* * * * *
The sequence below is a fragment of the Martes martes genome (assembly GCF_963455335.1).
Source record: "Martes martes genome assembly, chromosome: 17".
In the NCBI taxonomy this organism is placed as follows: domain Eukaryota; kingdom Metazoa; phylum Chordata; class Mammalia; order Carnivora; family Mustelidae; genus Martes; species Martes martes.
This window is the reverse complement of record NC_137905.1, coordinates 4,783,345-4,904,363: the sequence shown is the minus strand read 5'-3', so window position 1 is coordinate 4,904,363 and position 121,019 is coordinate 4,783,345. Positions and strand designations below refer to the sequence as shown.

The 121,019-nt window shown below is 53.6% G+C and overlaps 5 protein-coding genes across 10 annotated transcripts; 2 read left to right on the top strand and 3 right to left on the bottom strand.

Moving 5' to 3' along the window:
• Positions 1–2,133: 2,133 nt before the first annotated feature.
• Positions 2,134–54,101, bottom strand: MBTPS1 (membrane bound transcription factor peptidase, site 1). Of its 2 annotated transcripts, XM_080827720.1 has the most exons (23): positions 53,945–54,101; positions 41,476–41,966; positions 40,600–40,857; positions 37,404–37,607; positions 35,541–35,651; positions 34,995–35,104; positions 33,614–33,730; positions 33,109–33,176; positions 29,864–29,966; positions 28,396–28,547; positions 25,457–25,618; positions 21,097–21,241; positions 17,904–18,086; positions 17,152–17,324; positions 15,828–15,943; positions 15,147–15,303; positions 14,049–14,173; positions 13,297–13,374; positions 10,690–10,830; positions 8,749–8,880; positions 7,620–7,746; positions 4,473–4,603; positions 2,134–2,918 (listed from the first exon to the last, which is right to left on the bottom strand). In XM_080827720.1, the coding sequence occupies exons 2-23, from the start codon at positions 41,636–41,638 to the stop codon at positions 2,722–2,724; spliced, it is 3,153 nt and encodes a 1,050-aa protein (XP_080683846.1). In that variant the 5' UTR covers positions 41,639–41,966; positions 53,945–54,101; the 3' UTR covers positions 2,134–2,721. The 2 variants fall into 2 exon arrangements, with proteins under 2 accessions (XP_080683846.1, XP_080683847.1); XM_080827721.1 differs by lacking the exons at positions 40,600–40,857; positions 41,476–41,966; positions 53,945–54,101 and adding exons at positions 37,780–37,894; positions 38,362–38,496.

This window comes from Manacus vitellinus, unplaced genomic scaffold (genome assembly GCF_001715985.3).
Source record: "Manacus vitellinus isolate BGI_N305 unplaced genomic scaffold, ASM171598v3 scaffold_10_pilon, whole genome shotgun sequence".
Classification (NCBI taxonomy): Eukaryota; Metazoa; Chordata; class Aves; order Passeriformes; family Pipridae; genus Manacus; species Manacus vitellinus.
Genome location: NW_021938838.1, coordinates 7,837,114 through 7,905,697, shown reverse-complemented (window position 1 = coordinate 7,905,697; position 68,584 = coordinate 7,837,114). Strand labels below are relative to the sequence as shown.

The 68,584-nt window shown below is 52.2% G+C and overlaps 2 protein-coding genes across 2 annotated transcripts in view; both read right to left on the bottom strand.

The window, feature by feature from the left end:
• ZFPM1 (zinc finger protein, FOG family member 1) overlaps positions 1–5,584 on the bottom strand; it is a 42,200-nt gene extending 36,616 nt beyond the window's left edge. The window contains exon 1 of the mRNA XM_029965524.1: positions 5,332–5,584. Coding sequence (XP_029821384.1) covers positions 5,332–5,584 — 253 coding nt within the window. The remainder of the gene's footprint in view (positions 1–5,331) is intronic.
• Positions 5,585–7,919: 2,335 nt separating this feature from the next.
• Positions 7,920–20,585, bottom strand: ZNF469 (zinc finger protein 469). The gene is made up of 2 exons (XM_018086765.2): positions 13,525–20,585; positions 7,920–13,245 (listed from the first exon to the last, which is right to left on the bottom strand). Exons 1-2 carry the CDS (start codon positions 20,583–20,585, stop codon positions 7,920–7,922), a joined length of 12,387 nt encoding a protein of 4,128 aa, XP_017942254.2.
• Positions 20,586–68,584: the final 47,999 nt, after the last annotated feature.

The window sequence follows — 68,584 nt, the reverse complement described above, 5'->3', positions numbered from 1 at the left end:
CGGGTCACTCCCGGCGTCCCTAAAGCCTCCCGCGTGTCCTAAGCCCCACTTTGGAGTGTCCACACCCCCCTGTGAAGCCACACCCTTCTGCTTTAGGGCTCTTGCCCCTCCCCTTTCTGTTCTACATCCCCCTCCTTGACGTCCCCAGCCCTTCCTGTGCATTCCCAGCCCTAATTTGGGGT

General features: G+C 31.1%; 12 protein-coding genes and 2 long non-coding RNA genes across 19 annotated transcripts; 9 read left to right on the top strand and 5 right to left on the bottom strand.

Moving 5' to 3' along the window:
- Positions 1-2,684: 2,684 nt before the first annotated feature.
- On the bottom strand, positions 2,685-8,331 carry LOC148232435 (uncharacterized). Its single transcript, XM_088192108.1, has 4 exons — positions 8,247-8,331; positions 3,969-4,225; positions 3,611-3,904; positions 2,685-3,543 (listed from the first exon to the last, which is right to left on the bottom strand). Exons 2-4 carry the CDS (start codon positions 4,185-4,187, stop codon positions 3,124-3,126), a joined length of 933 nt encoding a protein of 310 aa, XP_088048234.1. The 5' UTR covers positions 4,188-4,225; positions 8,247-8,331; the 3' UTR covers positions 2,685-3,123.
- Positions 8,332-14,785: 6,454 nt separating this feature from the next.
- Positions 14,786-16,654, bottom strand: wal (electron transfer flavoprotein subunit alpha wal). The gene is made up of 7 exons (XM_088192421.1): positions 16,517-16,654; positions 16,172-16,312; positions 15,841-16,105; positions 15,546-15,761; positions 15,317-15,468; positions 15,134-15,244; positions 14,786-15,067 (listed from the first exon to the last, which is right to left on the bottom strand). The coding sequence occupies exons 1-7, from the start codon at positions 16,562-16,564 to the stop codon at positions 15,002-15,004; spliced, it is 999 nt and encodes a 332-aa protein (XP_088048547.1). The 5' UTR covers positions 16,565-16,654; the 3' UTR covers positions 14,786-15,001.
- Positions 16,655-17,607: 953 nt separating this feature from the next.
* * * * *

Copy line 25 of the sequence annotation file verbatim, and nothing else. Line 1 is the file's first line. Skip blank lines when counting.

- Positions 8,332-14,785: 6,454 nt separating this feature from the next.